Helen died in 1993 and a year or so later Eric got together with Margaret, whose husband Harold had died several years before and had been a good friend of Eric’s.


In 1997 they moved to Mackay to be close to Margaret's daughter Jenny and her grandchildren Harry and Emma.  Eric soon became a much loved and respected member of our family.  He was a wonderful grandfather to the twins and thrilled and entertained them with his silly nonsense for many happy hours.  He managed to convince them that his car could fly, and taught them many of his daft sayings.

Eric introduced me to golf 10 years ago and patiently wandered around the Mackay course watching me butcher the ball and getting very angry.  He was amazingly indulgent and encouraging.  He was very pleased and, I am sure, relieved when I finally managed to break a hundred and obtain a handicap which would allow me to play competition golf and leave him in peace.  He held my hand during my first year or so of competition play and remained very competitive himself off an overgenerous handicap of 15.  In his 70s he had lost length off the tee but retained an excellent short game and a mercurial touch with the putter.  It was a sad day when he finally gave the game away because of increasing arthritis of his hips and knees.  He was a stickler for etiquette and at times was an absolute pain to play with or against.  A month or so ago he gave me a hideous fairway wood cover complete with a very grumpy face so that I could remember him in years to come whilst playing the game that he loved.  As if I could ever forget. 
Eric's great passion in his final years was his biography.  He was a wonderful storyteller and his memoirs were soon passed around his old speedway mates.  This eventually led to his collaboration with Ross Garrigan, a speedway enthusiast and talented author who lives in Brisbane, who so far has edited 21 short chapters and posted them on The Speedway History Forum web site.  Ross is up to the mid 1950s and has plenty more of Eric's material to draw upon.  The response to these memoirs has been staggering.  People who Eric hadn't heard of for years and plenty who he'd never met before started e-mailing and phoning him from around the world.  He just loved reminiscing with his speedway mates and his stories brought great joy and moments of nostalgia to his friends, fans & family.  Hopefully, Ross will finish off the biography and may even go on to publish the collection. 

Eric's last year was marked by his deteriorating health.  He refused active treatment for his multiple myeloma but did let me keep him comfortable with painkillers and occasional blood transfusions.  He never complained and bore his illness with great dignity.  He remained mentally alert until the very end.  Several of us here today saw him slowly staggering around the Pro-Am competition at the Mackay Golf Club just a few days before his death.  He sat beside the 18th green with a bourbon and Coke in his hand and thoroughly enjoyed the play-off late on Sunday afternoon.  As the Irishman, Eddie Barr, missed the putt to keep his hopes alive Eric muttered under his breath "Oh that's a shame".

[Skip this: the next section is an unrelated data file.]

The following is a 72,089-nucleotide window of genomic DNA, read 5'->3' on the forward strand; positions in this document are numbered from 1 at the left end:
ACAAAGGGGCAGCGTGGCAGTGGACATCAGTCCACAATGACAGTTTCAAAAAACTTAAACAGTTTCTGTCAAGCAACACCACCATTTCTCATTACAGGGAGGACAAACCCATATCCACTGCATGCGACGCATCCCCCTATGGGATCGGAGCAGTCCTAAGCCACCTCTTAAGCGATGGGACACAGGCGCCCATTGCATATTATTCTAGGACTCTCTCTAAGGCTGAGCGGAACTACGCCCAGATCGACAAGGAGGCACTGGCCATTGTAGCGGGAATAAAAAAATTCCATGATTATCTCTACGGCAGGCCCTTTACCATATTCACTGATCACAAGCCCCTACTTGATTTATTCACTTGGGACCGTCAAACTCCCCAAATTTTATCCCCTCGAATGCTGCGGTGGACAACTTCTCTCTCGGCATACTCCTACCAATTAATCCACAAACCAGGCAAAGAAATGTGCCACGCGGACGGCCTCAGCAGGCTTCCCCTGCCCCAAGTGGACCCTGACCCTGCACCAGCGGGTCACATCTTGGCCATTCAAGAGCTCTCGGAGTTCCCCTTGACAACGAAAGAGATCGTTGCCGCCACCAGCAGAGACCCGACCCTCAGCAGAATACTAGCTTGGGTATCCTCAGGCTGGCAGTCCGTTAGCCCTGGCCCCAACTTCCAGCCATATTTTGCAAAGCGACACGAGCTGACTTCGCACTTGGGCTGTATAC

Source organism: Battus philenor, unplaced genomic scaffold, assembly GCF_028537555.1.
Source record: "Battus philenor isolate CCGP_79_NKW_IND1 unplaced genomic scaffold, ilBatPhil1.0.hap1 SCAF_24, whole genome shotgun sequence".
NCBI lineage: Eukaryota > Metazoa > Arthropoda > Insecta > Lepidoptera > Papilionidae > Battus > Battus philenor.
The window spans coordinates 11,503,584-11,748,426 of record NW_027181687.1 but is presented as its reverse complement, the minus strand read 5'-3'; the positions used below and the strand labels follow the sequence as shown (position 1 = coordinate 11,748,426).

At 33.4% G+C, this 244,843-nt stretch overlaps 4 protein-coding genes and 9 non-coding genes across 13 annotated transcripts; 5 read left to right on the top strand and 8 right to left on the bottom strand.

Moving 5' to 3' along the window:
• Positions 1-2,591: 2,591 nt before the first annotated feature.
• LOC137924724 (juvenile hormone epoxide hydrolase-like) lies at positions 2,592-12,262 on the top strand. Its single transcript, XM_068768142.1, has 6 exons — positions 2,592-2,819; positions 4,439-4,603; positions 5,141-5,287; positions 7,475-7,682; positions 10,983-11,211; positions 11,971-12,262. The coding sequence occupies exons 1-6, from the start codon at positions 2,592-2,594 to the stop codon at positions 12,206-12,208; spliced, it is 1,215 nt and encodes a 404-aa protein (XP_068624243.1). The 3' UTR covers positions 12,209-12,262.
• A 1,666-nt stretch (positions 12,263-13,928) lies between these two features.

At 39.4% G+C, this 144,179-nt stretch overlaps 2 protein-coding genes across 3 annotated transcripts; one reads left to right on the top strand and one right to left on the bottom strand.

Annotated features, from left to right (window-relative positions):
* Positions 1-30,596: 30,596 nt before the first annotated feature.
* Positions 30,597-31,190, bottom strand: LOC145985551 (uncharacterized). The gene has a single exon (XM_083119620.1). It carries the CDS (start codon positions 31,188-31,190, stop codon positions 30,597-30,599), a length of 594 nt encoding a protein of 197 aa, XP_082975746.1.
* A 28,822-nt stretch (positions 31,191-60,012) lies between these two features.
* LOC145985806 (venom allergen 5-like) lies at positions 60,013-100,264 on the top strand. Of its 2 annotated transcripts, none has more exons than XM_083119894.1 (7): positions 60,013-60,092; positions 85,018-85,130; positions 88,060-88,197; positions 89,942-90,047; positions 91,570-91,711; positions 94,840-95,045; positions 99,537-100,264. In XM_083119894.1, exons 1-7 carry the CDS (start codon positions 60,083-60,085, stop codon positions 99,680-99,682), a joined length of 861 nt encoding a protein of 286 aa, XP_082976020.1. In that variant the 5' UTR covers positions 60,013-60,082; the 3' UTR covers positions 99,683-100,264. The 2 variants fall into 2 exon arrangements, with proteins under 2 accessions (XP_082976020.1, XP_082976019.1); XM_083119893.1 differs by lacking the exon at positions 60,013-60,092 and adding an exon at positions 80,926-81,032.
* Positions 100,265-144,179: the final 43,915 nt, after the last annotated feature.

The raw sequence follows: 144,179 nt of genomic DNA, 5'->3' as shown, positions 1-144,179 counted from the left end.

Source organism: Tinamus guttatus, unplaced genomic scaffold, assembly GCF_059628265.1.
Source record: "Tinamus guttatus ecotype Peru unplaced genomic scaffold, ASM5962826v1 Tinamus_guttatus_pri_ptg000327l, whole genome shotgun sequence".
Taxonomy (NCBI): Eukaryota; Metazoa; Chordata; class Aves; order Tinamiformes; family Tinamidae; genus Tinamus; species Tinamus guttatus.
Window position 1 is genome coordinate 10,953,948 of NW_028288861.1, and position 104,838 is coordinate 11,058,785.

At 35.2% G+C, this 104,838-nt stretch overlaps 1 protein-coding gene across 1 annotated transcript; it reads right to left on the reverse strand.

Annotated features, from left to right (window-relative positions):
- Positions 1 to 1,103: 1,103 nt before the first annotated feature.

And so we farewell Eric.  In Mackay we have known him for his great sense of fun and mischievous personality.  Speedway fans around the world will remember him for his great achievements in the 1940s and 50s.  Anyone who has played golf with him is unlikely to forget Eric!


He was a little Welshman but had a huge personality.  I am proud to have known him.  He will be sorely missed.


Eric chose the piece of music you are about to hear for his funeral.  He loved classical music, and particularly baroque and early 19th century composers.  His favourites were Vivaldi and Mozart.  I was surprised to hear that he picked the famous adagio by Samuel Barber.  It must be the only piece of 20th-century classical music that he liked. It's a beautiful piece of music which goes for about five minutes.  During this time you might like to reflect upon your memories of Eric, and also perhaps your own life and mortality.  Afterwards Jenny will read a famous poem by the great Welshman Dylan Thomas.

Farewell Eric, yachi da.



What I Remember Of  Wiggy

By Harry
What I remember most about Wiggy was his loving nature & his delightful sense of humour.
I loved the way he would sit down & listen with me as I played guitar for him. He really loved classical music – especially Vivaldi, so we heard it a lot!!!
I enjoyed listening to him talk of his life in Port Talbot as a boy & all the mischief he & his 2 brothers got up to. They gave “sister Kate” a hard time & used to shoot potato pellets at her. Kate got to be a pretty fast runner!!
Wiggy was always interested in my sports & he & Margie would always come to my soccer games – even in the pouring rain. He was always at our cross countries & athletics days cheering for us. He liked to help out too & be involved so he would attend the high jump, & rake the long jump pit.